Value Added Tax Bill

Part of the debate – in the House of Commons at 12:31 pm on 8th February 2019.

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Photo of Christopher Chope Christopher Chope Conservative, Christchurch 12:31 pm, 8th February 2019

I thank everyone who has participated in the debate. We have raised a lot of issues that, once we have left the EU on 29 March, we can develop into important legislative proposals.

I am grateful to the Minister for reminding me of the time I spent in the Treasury as a PPS to the noble Lord Lawson, who did indeed understand the dynamic effect of tax reductions and who—incidentally—has since been a consistent critic of the ridiculous waste of public expenditure consequent on the Climate Change Act 2008 in his work for the Global Warming Policy Foundation, for which we should all pay him great tribute.

The Minister mentioned women’s sanitary products. He called the tampon tax ridiculous and unfair, saying we must abolish it as soon as possible, but he manifestly failed to say when. Does that not sum up the problem with the EU? It is always delaying and delaying while lacking the will to do anything. It duped us during the Cameron negotiations into thinking we could get our own way on this ridiculous tax, and yet it has failed to deliver since 2016, and my hon. Friend still does not know when it will deliver—we will, I hope, have left the EU before it happens.

I thank my hon. Friends the Members for Berwick-upon-Tweed (Anne-Marie Trevelyan), for South Suffolk (James Cartlidge) and for Erewash (Maggie Throup) for their contributions. I hope that they will participate in the ongoing debate that I hope will develop across the country as people realise that VAT is no longer in a closed category and can be debated openly. Perhaps we will get to see the £40 billion shopping list of costings, too, because the public should be debating these things. We are bringing back control to this House partly to have more control over this great area of taxation, so why not have a much more rational and transparent debate?

I am grateful to Lyn Brown, who identified important issues around online VAT fraud. My hon. Friend the Minister was not able to respond on those issues in his remarks, but we should not allow that to pass unremarked, because if there is an £11.7 billion gap, we should be putting a lot of resource into seeing what we might be able to do about it.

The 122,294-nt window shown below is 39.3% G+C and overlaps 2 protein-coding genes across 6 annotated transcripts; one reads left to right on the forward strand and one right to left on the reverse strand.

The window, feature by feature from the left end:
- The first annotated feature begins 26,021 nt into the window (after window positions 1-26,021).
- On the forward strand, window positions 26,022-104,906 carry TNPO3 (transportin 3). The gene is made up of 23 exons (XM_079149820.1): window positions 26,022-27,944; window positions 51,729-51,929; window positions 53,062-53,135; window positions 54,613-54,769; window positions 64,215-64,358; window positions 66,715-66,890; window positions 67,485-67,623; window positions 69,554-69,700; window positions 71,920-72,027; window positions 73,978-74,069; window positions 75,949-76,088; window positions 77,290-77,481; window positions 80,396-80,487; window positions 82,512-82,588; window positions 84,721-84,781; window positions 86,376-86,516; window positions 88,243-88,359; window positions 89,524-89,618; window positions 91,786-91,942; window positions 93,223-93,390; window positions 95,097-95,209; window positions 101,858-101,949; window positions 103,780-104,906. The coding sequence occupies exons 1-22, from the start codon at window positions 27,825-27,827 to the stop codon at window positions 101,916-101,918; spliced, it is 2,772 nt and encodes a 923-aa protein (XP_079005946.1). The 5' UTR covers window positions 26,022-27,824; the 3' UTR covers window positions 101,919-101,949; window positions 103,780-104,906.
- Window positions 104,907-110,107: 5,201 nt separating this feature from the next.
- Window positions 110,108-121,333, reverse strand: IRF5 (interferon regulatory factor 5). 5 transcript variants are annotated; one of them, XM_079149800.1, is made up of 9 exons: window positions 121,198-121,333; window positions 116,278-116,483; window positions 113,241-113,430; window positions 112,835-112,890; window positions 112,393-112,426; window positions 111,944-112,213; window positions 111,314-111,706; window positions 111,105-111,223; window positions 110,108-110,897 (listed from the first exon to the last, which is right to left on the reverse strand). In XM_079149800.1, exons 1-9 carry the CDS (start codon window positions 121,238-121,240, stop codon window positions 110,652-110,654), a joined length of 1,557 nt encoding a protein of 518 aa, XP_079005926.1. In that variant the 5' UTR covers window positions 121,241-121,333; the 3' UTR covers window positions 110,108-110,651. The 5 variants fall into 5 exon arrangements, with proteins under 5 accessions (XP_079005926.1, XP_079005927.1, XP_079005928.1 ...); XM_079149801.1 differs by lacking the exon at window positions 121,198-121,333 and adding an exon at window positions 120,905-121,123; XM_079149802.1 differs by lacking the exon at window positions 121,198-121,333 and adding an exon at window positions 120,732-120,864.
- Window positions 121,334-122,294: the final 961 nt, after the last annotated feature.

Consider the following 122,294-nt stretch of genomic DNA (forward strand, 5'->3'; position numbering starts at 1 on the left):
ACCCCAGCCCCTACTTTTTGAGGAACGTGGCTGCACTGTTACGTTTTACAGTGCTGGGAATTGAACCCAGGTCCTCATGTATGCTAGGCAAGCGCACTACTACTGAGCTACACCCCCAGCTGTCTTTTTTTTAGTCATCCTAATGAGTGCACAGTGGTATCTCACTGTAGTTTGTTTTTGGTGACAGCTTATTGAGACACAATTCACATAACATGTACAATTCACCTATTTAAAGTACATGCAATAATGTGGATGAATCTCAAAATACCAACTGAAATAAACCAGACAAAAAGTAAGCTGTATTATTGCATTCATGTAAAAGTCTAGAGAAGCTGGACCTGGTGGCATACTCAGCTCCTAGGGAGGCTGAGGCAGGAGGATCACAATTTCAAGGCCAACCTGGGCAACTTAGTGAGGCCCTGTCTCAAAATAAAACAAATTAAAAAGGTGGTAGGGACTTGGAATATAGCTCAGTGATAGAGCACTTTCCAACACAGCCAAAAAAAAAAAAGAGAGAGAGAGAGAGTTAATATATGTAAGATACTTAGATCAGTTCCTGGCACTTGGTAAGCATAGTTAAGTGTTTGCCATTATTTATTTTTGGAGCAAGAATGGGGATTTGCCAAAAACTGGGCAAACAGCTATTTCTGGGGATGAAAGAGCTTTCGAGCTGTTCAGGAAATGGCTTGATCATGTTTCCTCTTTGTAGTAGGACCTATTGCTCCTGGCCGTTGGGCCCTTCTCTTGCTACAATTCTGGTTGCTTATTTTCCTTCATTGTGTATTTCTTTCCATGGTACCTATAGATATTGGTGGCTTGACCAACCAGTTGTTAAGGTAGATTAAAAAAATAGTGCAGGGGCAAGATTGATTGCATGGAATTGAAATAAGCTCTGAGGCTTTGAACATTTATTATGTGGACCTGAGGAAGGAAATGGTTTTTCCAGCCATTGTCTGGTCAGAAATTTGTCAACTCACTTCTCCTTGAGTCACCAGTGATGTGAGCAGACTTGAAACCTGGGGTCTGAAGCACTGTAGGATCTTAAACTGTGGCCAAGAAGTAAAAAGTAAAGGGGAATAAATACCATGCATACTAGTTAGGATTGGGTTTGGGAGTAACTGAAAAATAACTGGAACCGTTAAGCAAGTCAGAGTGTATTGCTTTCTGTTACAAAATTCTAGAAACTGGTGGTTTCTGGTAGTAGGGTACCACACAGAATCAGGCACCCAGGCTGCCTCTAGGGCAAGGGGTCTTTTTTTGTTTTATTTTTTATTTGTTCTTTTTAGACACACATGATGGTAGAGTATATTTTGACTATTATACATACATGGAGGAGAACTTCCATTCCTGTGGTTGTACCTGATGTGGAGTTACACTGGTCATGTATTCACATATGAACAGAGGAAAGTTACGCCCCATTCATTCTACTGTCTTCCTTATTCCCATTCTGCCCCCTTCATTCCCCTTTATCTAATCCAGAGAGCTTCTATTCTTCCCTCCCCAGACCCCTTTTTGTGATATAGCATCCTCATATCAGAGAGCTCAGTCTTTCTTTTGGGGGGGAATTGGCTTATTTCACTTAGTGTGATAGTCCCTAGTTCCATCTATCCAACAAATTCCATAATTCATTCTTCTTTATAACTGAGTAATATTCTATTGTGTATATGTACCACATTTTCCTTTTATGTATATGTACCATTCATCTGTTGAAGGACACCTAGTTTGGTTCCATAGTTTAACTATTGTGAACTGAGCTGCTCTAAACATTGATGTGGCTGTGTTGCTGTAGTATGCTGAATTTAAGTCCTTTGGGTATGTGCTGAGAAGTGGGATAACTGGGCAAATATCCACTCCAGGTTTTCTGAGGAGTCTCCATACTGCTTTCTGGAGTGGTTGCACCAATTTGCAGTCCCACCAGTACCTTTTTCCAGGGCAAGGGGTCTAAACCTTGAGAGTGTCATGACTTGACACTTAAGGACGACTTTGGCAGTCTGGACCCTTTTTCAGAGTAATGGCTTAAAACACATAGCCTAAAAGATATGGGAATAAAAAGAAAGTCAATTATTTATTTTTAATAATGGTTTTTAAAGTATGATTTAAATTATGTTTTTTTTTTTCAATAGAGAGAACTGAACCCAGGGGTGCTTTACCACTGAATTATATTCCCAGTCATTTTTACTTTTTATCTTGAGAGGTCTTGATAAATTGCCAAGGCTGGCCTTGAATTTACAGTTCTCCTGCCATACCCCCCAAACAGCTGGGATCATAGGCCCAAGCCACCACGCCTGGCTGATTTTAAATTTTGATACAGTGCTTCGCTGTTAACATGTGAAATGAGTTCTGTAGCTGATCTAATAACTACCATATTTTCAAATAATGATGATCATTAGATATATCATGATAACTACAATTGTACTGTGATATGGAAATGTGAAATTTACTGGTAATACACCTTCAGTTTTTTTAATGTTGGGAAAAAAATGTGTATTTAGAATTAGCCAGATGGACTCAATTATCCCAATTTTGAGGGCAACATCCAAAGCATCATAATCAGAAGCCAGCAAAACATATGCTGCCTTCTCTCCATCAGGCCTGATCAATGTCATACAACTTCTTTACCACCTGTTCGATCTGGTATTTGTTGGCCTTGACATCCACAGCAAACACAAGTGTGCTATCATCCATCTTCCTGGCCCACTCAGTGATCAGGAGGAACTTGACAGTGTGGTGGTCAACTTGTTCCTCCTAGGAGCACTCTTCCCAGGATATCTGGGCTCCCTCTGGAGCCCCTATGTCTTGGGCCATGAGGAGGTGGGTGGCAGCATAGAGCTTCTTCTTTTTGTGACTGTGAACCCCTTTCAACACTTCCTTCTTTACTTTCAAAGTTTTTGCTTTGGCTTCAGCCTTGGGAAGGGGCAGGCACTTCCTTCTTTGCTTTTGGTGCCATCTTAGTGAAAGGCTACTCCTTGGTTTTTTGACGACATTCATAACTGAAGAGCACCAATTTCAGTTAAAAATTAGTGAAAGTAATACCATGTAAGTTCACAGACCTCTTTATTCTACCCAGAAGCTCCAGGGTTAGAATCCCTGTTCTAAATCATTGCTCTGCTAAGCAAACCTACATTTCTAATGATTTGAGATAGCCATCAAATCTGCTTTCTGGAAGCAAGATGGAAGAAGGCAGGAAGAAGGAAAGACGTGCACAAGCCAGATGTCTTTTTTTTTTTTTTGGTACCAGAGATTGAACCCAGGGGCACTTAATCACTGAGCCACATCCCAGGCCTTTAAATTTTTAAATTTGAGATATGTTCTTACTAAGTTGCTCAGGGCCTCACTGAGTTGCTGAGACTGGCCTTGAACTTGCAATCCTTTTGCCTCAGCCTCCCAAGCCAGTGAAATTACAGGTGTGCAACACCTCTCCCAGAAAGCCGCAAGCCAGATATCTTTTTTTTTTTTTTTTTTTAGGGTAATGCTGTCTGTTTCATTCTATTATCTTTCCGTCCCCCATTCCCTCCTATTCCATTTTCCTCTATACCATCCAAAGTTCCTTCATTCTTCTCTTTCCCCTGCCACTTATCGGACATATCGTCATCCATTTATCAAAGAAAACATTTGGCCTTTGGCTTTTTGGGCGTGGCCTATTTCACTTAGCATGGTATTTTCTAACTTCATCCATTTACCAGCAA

I could not agree with the hon. Member for West Ham about VAT on school fees, but I do agree that we in this country should have the right to decide such issues for ourselves. If there were a Labour Government—God forbid—who imposed VAT on school fees, would it not be ridiculous if an incoming Conservative Government were then not able to remove VAT on school fees completely because, under existing EU law, they would have to leave VAT on school fees at the level of 5%? How ridiculous and undemocratic is that?

I have two options: withdraw the Bill, or put it to a vote of the House. I am confident that were I to put it to a vote, it would get a Second Reading, but I do not think there would be sufficient time in Committee and on Report to do it justice in this Session and, as my hon. Friend the Minister said, there is still the problem that we have not yet got to 29 March, so there are some things up in the air. It is easy for the Government to defend themselves against policy changes by saying that there is uncertainty, but I hope that that uncertainty will be resolved on 29 March. In order to remove the uncertainty relating to this Bill, however, I beg to ask leave to withdraw the motion.

Motion, by leave, withdrawn.